Earlier in 2018, NGT directed state governments to establish Air Quality Monitoring Committees (AQMCs) to develop air quality action plans for non-attainment cities, with the aim of meeting the National Ambient Air Quality Standards (NAAQS) within six months of finalizing the action plan. In line with this directive, an AQMC for Assam was established on December 19, 2018.

The committee was to operate under the overall supervision and coordination of the state’s Additional Chief Secretary. The committee developed action plans for the control of air pollution in five non-attainment cities in Assam, namely Guwahati, Sivasagar, Silchar, Nalbari, and Nagaon.

Lost road maps

According to the affidavit of PCBA, along with the action plan of AQMC, ‘Dust Management in Urban Regions – A Road Map’ was prepared by PCBA. The Assam pollution control body stated that Guwahati’s environmental issues were identified and a specific road map to minimise air pollution was circulated. 

On January 2, 2020, PCBA sent a letter to the Commissioner and the Secretary of Assam, Guwahati Municipal Corporation, Guwahati Metropolitan Development Authority, Industries and Commerce Department, National Highway Authority of India, Heads of all Urban Local Bodies and all districts of Assam. The letter directed all the authorities to take necessary arrangements as per road map so that Dust Management can be taken care of at different levels. The said authorities were required to submit an action taken report which would have been forwarded to CPCB.

PCBA stated in its affidavit that not a single department it wrote to had submitted their action taken reports till date.

The bench led by Justice B. Amit Sthalekar and expert member, Prof. A. Senthil Vel, however, ruled that steps taken by the Government of Assam as well as Guwahati Municipal Corporation (GMC) have not been adequate in addressing the severity of the air pollution in Guwahati.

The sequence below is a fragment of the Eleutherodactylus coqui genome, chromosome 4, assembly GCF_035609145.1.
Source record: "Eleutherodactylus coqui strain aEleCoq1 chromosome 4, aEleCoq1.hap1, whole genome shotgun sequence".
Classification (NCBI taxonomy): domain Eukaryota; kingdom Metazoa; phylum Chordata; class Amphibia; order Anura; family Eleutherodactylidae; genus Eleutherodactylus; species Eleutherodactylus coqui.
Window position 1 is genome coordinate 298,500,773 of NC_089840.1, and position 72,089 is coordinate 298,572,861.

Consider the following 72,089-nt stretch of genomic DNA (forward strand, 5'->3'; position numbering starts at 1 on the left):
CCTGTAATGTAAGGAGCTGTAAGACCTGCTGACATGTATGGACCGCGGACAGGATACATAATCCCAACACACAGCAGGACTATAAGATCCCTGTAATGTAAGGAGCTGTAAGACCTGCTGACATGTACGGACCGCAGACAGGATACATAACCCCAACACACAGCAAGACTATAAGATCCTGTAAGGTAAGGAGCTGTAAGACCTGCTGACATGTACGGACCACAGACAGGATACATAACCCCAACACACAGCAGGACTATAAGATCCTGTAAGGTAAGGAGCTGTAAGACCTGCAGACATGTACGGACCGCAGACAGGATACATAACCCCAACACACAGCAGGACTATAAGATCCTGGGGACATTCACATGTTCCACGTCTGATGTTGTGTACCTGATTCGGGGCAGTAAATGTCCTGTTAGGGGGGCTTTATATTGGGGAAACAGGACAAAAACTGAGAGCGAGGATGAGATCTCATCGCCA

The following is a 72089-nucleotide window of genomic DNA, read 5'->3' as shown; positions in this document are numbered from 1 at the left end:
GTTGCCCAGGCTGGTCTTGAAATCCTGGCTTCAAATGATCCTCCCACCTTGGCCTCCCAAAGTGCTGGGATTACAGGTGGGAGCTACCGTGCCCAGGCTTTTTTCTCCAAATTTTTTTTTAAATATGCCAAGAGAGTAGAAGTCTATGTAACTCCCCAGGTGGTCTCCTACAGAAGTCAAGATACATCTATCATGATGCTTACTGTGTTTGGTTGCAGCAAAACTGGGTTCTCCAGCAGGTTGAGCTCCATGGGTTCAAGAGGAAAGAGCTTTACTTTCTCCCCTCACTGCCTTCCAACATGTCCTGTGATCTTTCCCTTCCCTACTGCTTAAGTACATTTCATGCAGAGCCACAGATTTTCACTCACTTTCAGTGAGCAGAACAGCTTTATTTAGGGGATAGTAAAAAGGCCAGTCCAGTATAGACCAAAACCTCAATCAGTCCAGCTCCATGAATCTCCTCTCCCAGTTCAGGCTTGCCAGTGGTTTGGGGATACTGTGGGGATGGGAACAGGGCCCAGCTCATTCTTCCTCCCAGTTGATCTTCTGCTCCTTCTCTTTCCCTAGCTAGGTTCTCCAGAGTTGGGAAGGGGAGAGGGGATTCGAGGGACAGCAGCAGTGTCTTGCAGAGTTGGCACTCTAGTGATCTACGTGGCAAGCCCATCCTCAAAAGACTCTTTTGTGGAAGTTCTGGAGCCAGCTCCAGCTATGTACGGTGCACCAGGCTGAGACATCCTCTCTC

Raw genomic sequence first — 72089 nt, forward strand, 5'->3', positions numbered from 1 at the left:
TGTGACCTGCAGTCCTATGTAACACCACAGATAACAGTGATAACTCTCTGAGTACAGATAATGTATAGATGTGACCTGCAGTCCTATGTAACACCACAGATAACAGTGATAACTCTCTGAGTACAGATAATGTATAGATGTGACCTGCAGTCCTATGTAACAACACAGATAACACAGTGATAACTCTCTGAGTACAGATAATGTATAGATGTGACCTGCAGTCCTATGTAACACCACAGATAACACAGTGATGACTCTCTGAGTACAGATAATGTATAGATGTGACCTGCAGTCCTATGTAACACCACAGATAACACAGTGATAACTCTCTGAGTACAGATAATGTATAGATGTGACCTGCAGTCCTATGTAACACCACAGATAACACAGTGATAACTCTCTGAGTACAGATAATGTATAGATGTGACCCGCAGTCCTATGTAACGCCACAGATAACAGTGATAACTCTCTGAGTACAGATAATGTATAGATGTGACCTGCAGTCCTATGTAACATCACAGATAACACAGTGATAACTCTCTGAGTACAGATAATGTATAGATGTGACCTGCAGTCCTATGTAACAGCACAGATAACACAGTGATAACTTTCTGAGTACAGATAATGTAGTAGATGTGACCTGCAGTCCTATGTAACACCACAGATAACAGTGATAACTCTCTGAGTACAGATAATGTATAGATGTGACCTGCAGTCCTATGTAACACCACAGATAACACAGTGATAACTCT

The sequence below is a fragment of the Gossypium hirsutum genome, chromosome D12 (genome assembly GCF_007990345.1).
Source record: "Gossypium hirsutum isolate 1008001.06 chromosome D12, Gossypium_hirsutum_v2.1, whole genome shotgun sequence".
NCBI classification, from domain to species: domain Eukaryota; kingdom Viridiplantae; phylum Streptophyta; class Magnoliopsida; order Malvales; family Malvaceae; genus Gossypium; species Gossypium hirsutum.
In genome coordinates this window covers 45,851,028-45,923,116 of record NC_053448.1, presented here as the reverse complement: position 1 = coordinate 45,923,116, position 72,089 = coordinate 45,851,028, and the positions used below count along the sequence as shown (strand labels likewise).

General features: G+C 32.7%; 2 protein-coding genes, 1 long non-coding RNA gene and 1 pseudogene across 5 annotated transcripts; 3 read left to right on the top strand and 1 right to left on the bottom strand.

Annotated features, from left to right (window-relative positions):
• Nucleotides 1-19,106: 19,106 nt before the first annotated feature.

NGT has asked the Chief Secretary of Assam to ensure that all the concerned authorities prepare an action taken report for the dust management and comply with the directions of the PCBA’s letter from January 2,2020. It also ruled that all construction activities such as flyovers and highway expansion should be completed by December 31, 2023. The bench has directed Chief Secretary of Assam to chair a committee comprising of the GMC Commissioner, the Commissioner and Secretary, Public Works Department, Government of Assam, Chief Executive Officer, Guwahati, GMDA, Assam Industries and Commerce Department, National Highway Authority of India and Assam’s Principal Secretary of Urban Local Bodies among the other Members and any other Member as the Chief Secretary may deem fit in the circumstances of the case.

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NGT directed that the Committee will regularly monitor the completion of all the works/projects as stated in the affidavits of the GMC and Government of Assam, and shall also regularly monitor the Air Quality in the city of Guwahati as well as in the other cities of Assam to ensure that the Air Quality is as per the National Air Quality Index norms. It has asked the committee to file an affidavit of compliance by January 15, 2024 to the NGT. 

According to the legal counsel, Vikram Rajkhowa, who represented Nath in the NGT, the NGT order is a step in the right direction. “We at least have a timeline for addressing the key issues related to air pollution,” Rajkhowa told EastMojo